Though this is understandable, please beware. The FDA’s job is to carefully evaluate a drug’s scientific data to be sure it is both safe and effective for a particular use and then to decide whether to approve it. Using any treatment for COVID-19 that’s not approved or authorized by the FDA, unless part of a clinical trial, can cause serious harm.
There seems to be a growing interest in a drug called ivermectin to treat humans with COVID-19. Ivermectin is often used in the U.S. to treat or prevent parasites in animals. The FDA has received multiple reports of patients who have required medical support and been hospitalized after self-medicating with ivermectin intended for horses.
Here’s What You Need To Know About Ivermectin
- FDA has not approved ivermectin for use in treating or preventing COVID-19 in humans. Ivermectin tablets are approved at very specific doses for some parasitic worms, and there are topical (on the skin) formulations for head lice and skin conditions like rosacea. Ivermectin is not an antiviral (a drug for treating viruses).
- Taking large doses of this drug is dangerous and can cause serious harm.
- If you have a prescription for ivermectin for an FDA-approved use, get it from a legitimate source and take it exactly as prescribed.
- Never use medications intended for animals on yourself. Ivermectin preparations for animals are very different from those approved for humans.
What Is Ivermectin and How Is it Used?
Ivermectin tablets are approved by the FDA to treat people with intestinal strongyloidiasis and onchocerciasis, two conditions caused by parasitic worms. In addition, some topical forms of ivermectin are approved to treat external parasites like head lice and for skin conditions such as rosacea.
Some forms of ivermectin are used in animals to prevent heartworm disease and certain internal and external parasites. It’s important to note that these products are different from the ones for people and safe when used as prescribed for animals only.
When Can Taking Ivermectin Be Unsafe?
The FDA has not reviewed data to support use of ivermectin in COVID-19 patients to treat or prevent COVID-19; however, some initial research is underway. Taking a drug for an unapproved use can be very dangerous. This is true of ivermectin, too.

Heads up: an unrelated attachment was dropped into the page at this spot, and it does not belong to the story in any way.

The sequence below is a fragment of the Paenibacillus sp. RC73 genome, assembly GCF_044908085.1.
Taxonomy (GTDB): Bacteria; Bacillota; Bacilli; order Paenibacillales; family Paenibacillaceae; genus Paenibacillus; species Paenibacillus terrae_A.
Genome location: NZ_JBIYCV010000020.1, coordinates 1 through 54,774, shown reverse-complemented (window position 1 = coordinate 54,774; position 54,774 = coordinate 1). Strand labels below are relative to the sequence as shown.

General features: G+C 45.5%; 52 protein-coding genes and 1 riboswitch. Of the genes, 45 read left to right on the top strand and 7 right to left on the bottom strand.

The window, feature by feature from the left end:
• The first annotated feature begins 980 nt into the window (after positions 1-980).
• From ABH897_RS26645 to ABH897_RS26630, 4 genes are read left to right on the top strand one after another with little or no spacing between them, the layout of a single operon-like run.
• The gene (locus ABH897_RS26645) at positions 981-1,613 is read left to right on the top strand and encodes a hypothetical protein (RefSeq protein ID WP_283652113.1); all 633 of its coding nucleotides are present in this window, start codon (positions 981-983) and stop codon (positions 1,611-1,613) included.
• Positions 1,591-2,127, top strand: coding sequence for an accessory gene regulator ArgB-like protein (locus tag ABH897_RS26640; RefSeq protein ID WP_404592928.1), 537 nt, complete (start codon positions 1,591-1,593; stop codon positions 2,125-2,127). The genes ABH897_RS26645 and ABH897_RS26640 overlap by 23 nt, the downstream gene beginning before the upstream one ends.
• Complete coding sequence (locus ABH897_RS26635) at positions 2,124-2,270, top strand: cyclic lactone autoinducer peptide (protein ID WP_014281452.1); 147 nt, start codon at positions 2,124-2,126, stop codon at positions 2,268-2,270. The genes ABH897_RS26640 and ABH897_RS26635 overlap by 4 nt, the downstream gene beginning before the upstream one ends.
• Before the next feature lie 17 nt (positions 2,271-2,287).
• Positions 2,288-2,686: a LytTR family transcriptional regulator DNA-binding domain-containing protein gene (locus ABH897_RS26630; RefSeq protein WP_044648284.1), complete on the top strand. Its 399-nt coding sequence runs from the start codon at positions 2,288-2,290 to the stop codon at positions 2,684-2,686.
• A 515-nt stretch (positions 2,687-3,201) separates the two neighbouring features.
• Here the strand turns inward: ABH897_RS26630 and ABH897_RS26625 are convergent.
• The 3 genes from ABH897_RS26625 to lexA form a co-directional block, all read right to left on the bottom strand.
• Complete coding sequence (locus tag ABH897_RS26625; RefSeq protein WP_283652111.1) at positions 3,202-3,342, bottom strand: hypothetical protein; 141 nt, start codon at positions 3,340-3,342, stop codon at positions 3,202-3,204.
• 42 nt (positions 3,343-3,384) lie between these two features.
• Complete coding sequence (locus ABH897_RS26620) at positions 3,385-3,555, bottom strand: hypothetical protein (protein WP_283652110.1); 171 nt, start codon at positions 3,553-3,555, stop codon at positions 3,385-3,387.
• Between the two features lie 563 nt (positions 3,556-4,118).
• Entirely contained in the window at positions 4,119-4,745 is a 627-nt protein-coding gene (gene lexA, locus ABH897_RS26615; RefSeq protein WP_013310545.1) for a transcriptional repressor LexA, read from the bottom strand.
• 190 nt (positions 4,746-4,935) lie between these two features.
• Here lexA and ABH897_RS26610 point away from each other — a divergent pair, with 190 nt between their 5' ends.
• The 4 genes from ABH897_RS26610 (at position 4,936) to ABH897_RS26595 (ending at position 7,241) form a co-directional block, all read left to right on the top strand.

There’s a lot of misinformation around, and you might have heard that it’s okay to take large doses of ivermectin. That is wrong.
Even the levels of ivermectin for approved uses can interact with other medications, such as blood-thinners. You can also overdose on ivermectin, which can cause nausea, vomiting, diarrhea, hypotension (low blood pressure), allergic reactions (itching and hives), dizziness, ataxia (problems with balance), seizures, coma, and even death.
Ivermectin Products for Animals Are Different From Ivermectin Products for People
For one thing, animal drugs are often highly concentrated because they are used for large animals like horses and cows, which can weigh much more than humans do. Such high doses can be highly toxic in humans.
Moreover, FDA reviews drugs for safety and effectiveness of not just the active ingredients but also the inactive ingredients. Many inactive ingredients found in animal products aren’t evaluated for use in people. Or they are included in much greater quantities than those used in people. In some cases we don’t know how those inactive ingredients will affect the human body’s absorption of ivermectin.
Meanwhile, effective ways to limit the spread of COVID-19 include continuing to wear your mask, staying at least 6 feet from others who don’t live with you, washing hands frequently, and avoiding crowds.